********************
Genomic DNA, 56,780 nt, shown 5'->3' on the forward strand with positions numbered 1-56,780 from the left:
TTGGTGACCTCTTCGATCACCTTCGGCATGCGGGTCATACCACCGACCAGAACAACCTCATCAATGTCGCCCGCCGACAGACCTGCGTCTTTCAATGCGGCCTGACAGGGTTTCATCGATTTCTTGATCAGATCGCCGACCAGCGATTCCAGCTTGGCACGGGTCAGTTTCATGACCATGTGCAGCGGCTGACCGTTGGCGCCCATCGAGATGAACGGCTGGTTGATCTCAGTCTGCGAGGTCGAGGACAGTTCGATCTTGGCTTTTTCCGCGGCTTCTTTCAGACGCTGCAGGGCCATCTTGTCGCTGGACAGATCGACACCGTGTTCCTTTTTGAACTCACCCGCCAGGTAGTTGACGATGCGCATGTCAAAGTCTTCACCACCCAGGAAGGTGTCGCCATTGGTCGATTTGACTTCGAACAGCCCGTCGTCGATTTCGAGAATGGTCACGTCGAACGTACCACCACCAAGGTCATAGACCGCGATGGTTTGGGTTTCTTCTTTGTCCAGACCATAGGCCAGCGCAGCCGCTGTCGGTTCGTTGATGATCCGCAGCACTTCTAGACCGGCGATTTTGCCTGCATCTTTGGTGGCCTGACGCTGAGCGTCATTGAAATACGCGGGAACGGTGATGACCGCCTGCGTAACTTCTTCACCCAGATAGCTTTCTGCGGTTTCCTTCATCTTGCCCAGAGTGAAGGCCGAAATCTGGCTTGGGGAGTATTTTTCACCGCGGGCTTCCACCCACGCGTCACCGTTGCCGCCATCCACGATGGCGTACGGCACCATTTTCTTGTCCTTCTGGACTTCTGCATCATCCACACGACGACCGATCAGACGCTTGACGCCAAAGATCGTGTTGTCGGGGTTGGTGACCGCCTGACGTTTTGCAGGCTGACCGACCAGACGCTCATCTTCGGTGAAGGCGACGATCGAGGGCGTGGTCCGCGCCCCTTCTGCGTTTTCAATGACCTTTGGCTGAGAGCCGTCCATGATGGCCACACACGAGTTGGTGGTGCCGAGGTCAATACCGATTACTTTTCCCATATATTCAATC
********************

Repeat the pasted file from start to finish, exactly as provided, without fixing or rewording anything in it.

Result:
Genomic DNA, 56,780 nt, shown 5'->3' on the forward strand with positions numbered 1-56,780 from the left:
TTGGTGACCTCTTCGATCACCTTCGGCATGCGGGTCATACCACCGACCAGAACAACCTCATCAATGTCGCCCGCCGACAGACCTGCGTCTTTCAATGCGGCCTGACAGGGTTTCATCGATTTCTTGATCAGATCGCCGACCAGCGATTCCAGCTTGGCACGGGTCAGTTTCATGACCATGTGCAGCGGCTGACCGTTGGCGCCCATCGAGATGAACGGCTGGTTGATCTCAGTCTGCGAGGTCGAGGACAGTTCGATCTTGGCTTTTTCCGCGGCTTCTTTCAGACGCTGCAGGGCCATCTTGTCGCTGGACAGATCGACACCGTGTTCCTTTTTGAACTCACCCGCCAGGTAGTTGACGATGCGCATGTCAAAGTCTTCACCACCCAGGAAGGTGTCGCCATTGGTCGATTTGACTTCGAACAGCCCGTCGTCGATTTCGAGAATGGTCACGTCGAACGTACCACCACCAAGGTCATAGACCGCGATGGTTTGGGTTTCTTCTTTGTCCAGACCATAGGCCAGCGCAGCCGCTGTCGGTTCGTTGATGATCCGCAGCACTTCTAGACCGGCGATTTTGCCTGCATCTTTGGTGGCCTGACGCTGAGCGTCATTGAAATACGCGGGAACGGTGATGACCGCCTGCGTAACTTCTTCACCCAGATAGCTTTCTGCGGTTTCCTTCATCTTGCCCAGAGTGAAGGCCGAAATCTGGCTTGGGGAGTATTTTTCACCGCGGGCTTCCACCCACGCGTCACCGTTGCCGCCATCCACGATGGCGTACGGCACCATTTTCTTGTCCTTCTGGACTTCTGCATCATCCACACGACGACCGATCAGACGCTTGACGCCAAAGATCGTGTTGTCGGGGTTGGTGACCGCCTGACGTTTTGCAGGCTGACCGACCAGACGCTCATCTTCGGTGAAGGCGACGATCGAGGGCGTGGTCCGCGCCCCTTCTGCGTTTTCAATGACCTTTGGCTGAGAGCCGTCCATGATGGCCACACACGAGTTGGTGGTGCCGAGGTCAATACCGATTACTTTTCCCATATATTCAATC